Three Welsh cyclists – two of which now work for the NHS – have called on the people of Wales to join the Disaster Emergency Committee (DEC) Coronavirus Appeal, which is working to help the world’s most vulnerable communities threatened by Covid-19.
In a video message Rachel Draper, a coach at Welsh Cycling and former double World Champion cyclist, was joined by retired cycling husband and wife, Olympian, Ciara Oliva (nee Horne) and Commonwealth champion, Lewis Oliva – who now both work for the NHS – to call for support of the DEC appeal in Wales.
“The Coronavirus pandemic has touched many people in our towns and communities across Wales,” explained Ciara, who was an Olympian at Rio 2016, European Champion, a double World Cup winner and World Championship medallist.
“Sadly, families have lost loved ones. We’ve had to adapt to a new way of doing things, working, shopping, exercising, but perhaps most of all we have missed being able to get together with our closest friends and family.
“But we know from our own experience, here at home, that simple steps, taking simple precautions makes a huge difference.”
Now, a full-time physiotherapist with the NHS, Ciara explained how the appeal shows the dire need in poorest countries around the world.
In countries like Yemen, Syria and Sudan, families who have already had to flee violent conflict, now they face the new threat of coronavirus, without the precautions to protect themselves.
Ciara continued: “In some countries, volunteers use bikes to travel out to very remote communities to give them vital information about to how to prevent infection from Covid-19. As elite cyclists, we salute their effort, commitment, and determination to get the job done and save lives.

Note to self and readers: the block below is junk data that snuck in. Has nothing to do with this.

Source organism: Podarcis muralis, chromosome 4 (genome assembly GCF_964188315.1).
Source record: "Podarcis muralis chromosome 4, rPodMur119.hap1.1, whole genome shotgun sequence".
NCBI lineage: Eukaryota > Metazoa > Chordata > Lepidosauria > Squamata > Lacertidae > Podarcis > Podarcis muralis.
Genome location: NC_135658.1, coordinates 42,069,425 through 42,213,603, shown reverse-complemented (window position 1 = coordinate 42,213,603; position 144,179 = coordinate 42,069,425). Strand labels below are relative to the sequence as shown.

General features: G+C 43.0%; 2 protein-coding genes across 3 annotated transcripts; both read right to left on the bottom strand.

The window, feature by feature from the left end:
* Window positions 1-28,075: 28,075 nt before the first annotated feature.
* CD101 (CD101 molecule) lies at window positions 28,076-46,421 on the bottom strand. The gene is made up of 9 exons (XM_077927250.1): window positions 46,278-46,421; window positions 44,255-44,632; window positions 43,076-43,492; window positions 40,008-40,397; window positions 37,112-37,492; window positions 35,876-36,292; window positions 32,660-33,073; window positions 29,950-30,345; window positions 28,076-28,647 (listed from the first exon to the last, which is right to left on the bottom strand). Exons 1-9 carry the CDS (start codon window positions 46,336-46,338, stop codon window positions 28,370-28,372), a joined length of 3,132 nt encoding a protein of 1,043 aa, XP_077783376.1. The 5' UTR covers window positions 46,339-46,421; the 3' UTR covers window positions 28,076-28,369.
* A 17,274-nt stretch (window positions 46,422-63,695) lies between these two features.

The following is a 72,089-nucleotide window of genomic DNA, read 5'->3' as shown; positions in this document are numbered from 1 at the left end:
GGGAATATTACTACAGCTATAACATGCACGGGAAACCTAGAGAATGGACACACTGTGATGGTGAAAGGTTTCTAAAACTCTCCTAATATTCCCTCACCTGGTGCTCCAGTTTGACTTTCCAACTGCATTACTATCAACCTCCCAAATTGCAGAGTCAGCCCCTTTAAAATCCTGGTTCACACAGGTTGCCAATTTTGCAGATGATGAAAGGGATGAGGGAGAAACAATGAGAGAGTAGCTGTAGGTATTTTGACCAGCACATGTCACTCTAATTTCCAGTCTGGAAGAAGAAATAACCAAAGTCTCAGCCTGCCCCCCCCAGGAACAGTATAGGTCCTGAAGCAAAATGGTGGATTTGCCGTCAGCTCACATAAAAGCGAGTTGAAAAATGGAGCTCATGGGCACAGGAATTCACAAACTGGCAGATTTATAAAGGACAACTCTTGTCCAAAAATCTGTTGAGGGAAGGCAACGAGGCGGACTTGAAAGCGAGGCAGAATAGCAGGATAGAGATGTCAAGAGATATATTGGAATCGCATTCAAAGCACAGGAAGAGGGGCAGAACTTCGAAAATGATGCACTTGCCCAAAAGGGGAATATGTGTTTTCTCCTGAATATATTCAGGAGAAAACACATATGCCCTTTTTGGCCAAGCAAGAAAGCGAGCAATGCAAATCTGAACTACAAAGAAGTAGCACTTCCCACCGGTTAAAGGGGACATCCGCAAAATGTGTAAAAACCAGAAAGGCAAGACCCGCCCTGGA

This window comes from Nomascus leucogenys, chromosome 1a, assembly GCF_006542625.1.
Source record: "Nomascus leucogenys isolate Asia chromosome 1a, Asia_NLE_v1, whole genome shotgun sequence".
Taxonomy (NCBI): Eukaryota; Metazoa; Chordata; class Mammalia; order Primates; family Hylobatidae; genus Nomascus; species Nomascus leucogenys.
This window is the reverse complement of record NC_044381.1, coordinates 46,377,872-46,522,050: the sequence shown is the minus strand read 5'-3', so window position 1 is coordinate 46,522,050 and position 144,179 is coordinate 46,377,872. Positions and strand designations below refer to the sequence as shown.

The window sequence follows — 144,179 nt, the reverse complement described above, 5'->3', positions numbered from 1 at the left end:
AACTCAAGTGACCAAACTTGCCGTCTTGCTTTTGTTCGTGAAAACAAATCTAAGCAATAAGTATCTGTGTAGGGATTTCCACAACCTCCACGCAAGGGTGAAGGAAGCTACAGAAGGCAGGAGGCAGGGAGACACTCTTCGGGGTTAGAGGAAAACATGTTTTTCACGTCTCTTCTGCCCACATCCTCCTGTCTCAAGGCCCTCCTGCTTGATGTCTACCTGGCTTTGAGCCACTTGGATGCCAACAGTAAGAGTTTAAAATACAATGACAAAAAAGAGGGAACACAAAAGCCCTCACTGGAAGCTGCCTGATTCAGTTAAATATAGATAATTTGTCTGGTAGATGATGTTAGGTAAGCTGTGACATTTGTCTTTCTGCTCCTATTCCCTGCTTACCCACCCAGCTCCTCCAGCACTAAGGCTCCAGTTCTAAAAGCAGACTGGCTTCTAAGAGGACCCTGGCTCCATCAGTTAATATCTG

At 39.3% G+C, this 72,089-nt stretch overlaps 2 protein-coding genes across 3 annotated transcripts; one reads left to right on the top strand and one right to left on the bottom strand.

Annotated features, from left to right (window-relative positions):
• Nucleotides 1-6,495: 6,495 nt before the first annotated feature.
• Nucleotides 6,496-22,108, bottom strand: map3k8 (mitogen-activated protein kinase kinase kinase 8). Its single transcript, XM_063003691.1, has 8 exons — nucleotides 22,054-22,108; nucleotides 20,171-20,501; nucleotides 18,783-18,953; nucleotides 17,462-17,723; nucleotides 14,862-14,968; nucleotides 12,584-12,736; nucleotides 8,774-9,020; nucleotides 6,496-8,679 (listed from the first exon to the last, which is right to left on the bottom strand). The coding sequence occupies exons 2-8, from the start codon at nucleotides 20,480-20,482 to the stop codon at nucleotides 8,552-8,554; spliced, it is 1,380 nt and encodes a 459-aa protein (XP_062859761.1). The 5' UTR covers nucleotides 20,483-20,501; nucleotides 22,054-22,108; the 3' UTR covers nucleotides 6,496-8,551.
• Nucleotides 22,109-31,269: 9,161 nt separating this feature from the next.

“Here in Wales, we have been told, time and again, how important it is to wash our own hands frequently, to stop the spread of Coronavirus.
“It’s easy for us because we can turn on the tap at home and out comes clean water. So clean, we can drink it. But in many countries around the world, the very thing that is essential for handwashing – clean water – just isn’t available.”
Cyclist Lewis Oliva, who spent six years with British cycling, winning medals at the 2018 Gold Coast Commonwealth Games, World Cup and European and Commonwealth Games, before going onto study medicine at Cardiff University, added:
“We know the charities that make up the DEC have unique expertise and when those charities come together to launch an appeal, things must be serious.
“Charities like CAFOD, a member of the DEC, are already on the ground in places like Syria, doing what they can, but they need our help.
“The need is urgent. But together, we can help families protect themselves with water, soap, handwashing stations and healthcare information.”
Whatever you can give, however small, it will make a huge difference to help us reach and protect the most vulnerable people who have already lost everything.